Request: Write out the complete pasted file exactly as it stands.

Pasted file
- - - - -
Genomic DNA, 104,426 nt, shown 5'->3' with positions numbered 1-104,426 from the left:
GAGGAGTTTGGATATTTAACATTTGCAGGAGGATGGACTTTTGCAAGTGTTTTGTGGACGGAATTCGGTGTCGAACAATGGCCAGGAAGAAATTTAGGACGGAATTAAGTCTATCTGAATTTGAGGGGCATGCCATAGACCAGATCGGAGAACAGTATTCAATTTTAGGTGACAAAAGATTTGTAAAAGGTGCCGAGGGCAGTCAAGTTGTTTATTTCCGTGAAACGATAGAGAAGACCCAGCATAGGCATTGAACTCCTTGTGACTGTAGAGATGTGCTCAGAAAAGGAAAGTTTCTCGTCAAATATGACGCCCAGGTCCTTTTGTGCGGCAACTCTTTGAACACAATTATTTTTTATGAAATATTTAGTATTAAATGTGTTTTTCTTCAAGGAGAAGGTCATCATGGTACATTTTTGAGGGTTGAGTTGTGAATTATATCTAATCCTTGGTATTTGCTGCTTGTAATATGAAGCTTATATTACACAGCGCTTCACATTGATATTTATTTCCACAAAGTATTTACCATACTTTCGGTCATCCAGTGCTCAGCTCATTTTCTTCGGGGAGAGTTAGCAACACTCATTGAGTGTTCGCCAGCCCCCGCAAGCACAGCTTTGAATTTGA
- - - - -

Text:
Genomic DNA, 104,426 nt, shown 5'->3' with positions numbered 1-104,426 from the left:
GAGGAGTTTGGATATTTAACATTTGCAGGAGGATGGACTTTTGCAAGTGTTTTGTGGACGGAATTCGGTGTCGAACAATGGCCAGGAAGAAATTTAGGACGGAATTAAGTCTATCTGAATTTGAGGGGCATGCCATAGACCAGATCGGAGAACAGTATTCAATTTTAGGTGACAAAAGATTTGTAAAAGGTGCCGAGGGCAGTCAAGTTGTTTATTTCCGTGAAACGATAGAGAAGACCCAGCATAGGCATTGAACTCCTTGTGACTGTAGAGATGTGCTCAGAAAAGGAAAGTTTCTCGTCAAATATGACGCCCAGGTCCTTTTGTGCGGCAACTCTTTGAACACAATTATTTTTTATGAAATATTTAGTATTAAATGTGTTTTTCTTCAAGGAGAAGGTCATCATGGTACATTTTTGAGGGTTGAGTTGTGAATTATATCTAATCCTTGGTATTTGCTGCTTGTAATATGAAGCTTATATTACACAGCGCTTCACATTGATATTTATTTCCACAAAGTATTTACCATACTTTCGGTCATCCAGTGCTCAGCTCATTTTCTTCGGGGAGAGTTAGCAACACTCATTGAGTGTTCGCCAGCCCCCGCAAGCACAGCTTTGAATTTGA